- Is this [text] the actual 28th Amendment to the U.S. Constitution?
- Is this [text] really the proposed 28th Amendment?
- Could this amendment be passed without Congress voting on it?
- Can members of Congress retire with full pay after serving only a single term?
- Are members of Congress exempt from paying into Social Security?
- Are members of Congress exempt from prosecution for sexual harassment?
- Are members of Congress exempt from the Patient Protection and Affordable Care Act health care legislation?
No. The U.S. Constitution has only 27 amendments, the last of which (a limit on Congressional pay increases) was ratified in 1992.
This item is a "proposed 28th amendment" in the very loose sense that any change to the
In August 2013, nearly four years after this item began making the rounds on the Internet, two Congressmen (Ron DeSantis of Florida and Matt Salmon of Arizona) did introduce a joint resolution (H.J.RES.55) similar to the first example shown above, proposing an amendment to the Constitution stating that "Congress shall make no law respecting the citizens of the United States that does not also apply to the Senators and Representatives." That bill will almost certainly die in committee, and it is exceedingly unlikely that any such broadly worded amendment could ever pass muster in Congress without the underlying idea being subject to a good many qualifications.
Yes and no. Article 5 of the U.S. Constitution specifies two procedures for amendments. One method is for two-thirds of states legislatures to call for a constitutional convention at which new amendments may be proposed, subject to ratification by three-fourths of the states. The constitutional convention method allows for the Constitution to be amended by the actions of states alone and cuts Congress out of the
The other method for amending the Constitution (the one employed with every amendment so far proposed or enacted) requires that the proposed amendment be approved by both houses of Congress (i.e., the Senate and the House of Representatives) by a two-thirds majority in each, and then ratified by three-fourths of the states. It's probably safe to speculate that the odds that a supermajority of both houses of Congress would pass an amendment which placed such restrictions upon them are very low indeed.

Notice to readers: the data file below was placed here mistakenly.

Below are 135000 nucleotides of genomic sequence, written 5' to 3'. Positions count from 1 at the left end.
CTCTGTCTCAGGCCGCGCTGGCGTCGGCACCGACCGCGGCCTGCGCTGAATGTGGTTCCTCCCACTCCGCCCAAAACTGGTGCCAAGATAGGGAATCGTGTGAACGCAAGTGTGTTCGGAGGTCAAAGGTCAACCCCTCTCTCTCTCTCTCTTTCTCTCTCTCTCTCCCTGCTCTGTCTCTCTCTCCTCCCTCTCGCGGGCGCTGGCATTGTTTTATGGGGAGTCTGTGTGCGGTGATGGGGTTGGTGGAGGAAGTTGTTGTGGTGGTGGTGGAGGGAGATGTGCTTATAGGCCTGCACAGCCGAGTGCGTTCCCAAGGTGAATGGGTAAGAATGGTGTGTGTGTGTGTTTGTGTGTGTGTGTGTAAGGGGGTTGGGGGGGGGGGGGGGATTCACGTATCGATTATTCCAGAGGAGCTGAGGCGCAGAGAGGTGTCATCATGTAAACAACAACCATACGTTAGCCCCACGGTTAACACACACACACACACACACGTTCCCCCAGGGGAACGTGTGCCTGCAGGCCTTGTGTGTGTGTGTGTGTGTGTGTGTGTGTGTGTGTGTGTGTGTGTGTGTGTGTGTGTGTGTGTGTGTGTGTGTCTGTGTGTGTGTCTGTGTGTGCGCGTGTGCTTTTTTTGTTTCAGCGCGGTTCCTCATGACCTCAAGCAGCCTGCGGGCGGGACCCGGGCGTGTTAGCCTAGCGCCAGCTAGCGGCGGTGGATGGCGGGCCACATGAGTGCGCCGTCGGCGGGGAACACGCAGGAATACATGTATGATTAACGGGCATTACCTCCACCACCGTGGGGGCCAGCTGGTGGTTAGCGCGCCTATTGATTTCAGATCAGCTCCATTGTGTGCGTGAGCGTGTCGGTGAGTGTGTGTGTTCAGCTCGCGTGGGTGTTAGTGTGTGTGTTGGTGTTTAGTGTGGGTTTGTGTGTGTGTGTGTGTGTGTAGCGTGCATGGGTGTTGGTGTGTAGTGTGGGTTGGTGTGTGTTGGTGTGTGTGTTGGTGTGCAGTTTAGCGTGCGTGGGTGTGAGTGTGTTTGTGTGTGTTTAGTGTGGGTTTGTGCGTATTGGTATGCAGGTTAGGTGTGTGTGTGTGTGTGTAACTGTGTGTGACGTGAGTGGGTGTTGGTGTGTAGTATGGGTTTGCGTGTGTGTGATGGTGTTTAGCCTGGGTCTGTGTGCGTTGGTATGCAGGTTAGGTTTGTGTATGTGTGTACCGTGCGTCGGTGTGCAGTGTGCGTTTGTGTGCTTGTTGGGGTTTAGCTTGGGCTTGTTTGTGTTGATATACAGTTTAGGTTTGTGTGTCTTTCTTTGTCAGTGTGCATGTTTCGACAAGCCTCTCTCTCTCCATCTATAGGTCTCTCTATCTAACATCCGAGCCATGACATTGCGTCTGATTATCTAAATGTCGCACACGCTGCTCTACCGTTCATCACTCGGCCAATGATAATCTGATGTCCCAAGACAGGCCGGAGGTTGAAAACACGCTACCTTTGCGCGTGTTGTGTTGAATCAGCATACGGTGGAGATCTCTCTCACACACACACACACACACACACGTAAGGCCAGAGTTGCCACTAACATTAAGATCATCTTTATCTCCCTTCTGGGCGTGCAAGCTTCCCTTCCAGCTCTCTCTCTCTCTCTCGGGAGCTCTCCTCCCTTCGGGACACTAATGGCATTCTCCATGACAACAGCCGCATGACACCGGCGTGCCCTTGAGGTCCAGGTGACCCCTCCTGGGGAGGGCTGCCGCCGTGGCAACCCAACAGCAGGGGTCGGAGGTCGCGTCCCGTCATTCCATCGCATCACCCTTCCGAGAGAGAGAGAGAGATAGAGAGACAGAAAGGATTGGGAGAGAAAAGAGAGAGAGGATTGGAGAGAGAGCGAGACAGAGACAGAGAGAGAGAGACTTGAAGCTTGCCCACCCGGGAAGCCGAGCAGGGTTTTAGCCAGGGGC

No. This is a long-standing erroneous rumor which we cover in a separate article.
No. As noted in our article about Congressional pensions, although Congress initially participated in the Civil Service Retirement System (CSRS) rather than Social Security, since 1984 all members of Congress have been required to pay into the Social Security fund.
No. The passage of
No. One of the provisions of the Patient Protection and Affordable Care Act (commonly known as "Obamacare") passed by Congress is a requirement that lawmakers give up the insurance coverage previously provided to them through the Federal Employees Health Benefits Program and instead purchase health insurance through the online exchanges that the law created:
(i) REQUIREMENT — Notwithstanding any other provision of law, after the effective date of this subtitle, the only health plans that the Federal Government may make available to Members of Congress and congressional staff with respect to their service as a Member of Congress or congressional staff shall be health plans that are:
(I) created under this Act (or an amendment made by this Act); or
(II) offered through an Exchange established under this Act (or an amendment made by this Act).
Variations: An October 2011 variant of this item is prefaced by a statement made by Warren Buffett: "'I could end the deficit in
Some versions of this item include a statement asserting that the children and staffers of U.S. Congressmen are exempt from paying back student loan obligations. That statement is false.
Later versions of this item have been prefaced with the statement that "Governors of
Last updated: 2 October 2013